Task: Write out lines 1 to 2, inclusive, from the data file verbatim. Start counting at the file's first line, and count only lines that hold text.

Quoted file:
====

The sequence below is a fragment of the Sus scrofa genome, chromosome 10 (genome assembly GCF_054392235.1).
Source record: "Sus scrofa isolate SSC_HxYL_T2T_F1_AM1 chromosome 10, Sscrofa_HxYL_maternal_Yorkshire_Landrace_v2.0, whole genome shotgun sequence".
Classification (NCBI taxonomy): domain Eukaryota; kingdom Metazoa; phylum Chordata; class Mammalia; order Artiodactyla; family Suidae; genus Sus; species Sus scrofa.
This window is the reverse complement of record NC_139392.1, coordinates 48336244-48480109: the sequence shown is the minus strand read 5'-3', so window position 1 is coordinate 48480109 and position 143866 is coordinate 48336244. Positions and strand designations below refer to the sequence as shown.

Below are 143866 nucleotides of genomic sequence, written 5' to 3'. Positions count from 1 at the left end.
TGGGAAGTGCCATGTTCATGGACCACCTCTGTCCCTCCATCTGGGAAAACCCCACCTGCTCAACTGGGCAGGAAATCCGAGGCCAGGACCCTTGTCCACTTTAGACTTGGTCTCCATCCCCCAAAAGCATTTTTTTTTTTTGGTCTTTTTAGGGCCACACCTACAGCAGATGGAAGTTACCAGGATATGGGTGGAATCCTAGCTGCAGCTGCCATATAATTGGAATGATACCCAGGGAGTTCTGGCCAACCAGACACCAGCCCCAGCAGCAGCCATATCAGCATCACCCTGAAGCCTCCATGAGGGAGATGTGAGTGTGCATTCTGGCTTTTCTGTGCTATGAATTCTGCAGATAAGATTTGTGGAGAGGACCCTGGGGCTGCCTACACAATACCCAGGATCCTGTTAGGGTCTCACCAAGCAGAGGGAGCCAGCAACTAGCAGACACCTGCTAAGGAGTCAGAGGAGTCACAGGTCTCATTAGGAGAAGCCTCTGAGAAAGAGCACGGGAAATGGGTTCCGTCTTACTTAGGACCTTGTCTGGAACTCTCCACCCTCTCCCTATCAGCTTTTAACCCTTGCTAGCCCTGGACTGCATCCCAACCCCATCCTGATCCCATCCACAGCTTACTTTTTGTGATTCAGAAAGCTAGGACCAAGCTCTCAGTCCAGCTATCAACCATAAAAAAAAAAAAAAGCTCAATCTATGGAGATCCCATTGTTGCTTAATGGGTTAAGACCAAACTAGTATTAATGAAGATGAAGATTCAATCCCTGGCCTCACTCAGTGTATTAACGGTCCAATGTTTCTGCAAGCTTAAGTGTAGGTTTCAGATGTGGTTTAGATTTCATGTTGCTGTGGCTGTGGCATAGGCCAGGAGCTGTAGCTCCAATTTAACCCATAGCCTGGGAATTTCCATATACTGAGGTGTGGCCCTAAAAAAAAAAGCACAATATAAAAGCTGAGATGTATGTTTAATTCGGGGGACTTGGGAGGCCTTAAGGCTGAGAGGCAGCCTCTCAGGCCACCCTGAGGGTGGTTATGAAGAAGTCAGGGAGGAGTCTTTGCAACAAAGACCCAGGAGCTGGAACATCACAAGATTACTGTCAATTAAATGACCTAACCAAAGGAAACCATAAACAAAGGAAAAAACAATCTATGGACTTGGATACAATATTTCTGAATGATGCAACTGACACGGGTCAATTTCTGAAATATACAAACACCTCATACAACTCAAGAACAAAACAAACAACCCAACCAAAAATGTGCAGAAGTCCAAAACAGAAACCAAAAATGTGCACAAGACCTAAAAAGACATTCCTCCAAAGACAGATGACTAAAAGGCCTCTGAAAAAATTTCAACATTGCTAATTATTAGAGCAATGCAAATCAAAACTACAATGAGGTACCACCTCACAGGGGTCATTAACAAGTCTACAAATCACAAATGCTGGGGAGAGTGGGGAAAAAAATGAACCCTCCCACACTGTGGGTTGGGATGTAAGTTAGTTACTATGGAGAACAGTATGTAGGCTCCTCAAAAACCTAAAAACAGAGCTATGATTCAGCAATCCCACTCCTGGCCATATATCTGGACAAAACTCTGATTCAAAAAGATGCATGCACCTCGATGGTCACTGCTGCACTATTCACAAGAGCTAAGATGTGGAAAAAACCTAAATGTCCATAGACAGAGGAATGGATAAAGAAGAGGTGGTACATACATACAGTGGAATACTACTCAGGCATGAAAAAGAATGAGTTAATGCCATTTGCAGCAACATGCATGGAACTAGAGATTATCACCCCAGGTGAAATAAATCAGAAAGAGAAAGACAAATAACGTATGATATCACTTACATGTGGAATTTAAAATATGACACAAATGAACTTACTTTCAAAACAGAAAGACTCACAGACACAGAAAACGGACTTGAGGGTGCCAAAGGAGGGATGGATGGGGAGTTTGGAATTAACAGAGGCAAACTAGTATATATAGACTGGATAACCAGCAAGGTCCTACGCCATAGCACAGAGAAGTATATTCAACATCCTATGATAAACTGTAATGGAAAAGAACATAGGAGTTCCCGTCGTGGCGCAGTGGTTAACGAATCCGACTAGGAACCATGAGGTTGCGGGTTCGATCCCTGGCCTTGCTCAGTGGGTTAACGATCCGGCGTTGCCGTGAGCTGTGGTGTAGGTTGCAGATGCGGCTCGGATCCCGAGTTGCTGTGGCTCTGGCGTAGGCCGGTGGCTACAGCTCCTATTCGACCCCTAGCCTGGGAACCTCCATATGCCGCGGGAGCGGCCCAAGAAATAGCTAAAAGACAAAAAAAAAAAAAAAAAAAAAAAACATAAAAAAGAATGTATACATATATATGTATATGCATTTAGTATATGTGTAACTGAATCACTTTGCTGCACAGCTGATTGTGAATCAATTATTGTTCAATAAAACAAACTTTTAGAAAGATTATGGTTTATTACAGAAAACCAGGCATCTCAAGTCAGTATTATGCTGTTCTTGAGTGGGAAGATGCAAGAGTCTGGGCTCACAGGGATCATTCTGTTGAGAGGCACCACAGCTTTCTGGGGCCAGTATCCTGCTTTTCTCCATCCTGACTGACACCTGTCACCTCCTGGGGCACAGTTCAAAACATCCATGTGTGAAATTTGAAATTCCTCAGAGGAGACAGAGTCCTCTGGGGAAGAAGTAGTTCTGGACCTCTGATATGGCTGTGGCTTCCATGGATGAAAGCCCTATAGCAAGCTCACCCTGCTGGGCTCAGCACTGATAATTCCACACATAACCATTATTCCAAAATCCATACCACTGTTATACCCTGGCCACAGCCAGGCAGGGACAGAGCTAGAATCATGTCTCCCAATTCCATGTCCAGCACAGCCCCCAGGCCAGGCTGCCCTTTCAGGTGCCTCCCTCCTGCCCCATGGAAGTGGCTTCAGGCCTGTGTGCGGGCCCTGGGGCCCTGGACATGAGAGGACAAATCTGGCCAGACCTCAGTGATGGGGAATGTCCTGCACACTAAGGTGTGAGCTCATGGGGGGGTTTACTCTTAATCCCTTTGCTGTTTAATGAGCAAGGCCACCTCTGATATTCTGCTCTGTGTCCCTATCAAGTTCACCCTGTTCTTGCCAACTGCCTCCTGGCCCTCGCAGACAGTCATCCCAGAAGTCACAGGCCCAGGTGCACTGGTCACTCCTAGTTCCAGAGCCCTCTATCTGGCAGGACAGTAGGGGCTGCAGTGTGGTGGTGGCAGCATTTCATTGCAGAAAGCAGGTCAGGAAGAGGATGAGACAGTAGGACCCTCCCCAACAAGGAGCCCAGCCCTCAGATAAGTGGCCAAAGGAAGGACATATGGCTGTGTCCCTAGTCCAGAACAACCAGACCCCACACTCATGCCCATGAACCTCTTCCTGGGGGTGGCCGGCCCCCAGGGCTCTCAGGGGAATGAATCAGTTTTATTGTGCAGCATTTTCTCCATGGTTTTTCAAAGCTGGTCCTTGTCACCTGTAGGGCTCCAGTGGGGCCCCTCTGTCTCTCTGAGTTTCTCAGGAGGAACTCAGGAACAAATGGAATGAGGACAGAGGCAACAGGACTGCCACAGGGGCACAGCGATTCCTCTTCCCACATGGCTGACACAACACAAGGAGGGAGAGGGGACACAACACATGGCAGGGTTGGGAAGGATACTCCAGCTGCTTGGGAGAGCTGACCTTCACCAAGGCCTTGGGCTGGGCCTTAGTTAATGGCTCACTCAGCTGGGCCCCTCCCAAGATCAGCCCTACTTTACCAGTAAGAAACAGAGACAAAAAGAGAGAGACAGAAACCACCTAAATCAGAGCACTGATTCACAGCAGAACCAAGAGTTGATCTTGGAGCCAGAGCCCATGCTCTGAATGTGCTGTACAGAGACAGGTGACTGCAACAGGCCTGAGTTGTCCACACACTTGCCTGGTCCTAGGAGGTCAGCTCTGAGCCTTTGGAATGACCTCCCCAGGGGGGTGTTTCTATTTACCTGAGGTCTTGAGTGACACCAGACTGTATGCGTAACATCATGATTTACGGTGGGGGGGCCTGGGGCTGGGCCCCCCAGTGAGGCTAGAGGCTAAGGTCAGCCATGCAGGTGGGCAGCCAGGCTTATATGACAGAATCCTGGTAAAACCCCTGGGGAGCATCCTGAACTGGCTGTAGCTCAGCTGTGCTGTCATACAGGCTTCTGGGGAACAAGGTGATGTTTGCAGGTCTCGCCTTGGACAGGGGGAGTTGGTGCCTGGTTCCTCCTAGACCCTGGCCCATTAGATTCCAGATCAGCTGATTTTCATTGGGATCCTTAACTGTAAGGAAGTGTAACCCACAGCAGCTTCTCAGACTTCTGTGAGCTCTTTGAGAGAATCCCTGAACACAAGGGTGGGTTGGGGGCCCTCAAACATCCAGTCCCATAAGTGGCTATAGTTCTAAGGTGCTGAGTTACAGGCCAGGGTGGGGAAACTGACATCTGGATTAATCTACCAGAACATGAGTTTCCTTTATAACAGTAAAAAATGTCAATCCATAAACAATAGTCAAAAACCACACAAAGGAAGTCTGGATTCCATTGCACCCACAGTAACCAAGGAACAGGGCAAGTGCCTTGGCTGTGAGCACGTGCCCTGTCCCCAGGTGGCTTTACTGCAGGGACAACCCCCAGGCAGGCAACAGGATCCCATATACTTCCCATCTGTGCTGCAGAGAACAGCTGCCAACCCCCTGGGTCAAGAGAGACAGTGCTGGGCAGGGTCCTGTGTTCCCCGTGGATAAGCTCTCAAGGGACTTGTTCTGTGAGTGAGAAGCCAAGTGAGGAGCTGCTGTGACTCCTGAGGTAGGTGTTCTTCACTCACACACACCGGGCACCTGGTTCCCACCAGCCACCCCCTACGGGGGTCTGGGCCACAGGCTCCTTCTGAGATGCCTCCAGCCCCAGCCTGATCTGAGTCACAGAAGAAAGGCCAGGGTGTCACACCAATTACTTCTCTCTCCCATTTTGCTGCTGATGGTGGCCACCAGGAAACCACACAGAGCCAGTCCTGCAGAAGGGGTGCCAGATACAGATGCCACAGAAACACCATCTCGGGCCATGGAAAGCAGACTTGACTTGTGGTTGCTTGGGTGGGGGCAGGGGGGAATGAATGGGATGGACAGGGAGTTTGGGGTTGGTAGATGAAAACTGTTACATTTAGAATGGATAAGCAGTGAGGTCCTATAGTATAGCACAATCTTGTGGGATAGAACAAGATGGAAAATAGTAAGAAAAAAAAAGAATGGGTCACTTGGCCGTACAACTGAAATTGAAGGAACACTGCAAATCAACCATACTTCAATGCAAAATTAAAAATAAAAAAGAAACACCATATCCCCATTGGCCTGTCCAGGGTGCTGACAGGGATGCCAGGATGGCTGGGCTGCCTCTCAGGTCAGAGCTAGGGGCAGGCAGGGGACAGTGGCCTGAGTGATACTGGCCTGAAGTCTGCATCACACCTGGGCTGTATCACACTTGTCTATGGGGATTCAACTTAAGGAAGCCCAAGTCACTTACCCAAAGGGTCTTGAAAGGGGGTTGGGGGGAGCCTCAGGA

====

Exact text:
The sequence below is a fragment of the Sus scrofa genome, chromosome 10 (genome assembly GCF_054392235.1).
Source record: "Sus scrofa isolate SSC_HxYL_T2T_F1_AM1 chromosome 10, Sscrofa_HxYL_maternal_Yorkshire_Landrace_v2.0, whole genome shotgun sequence".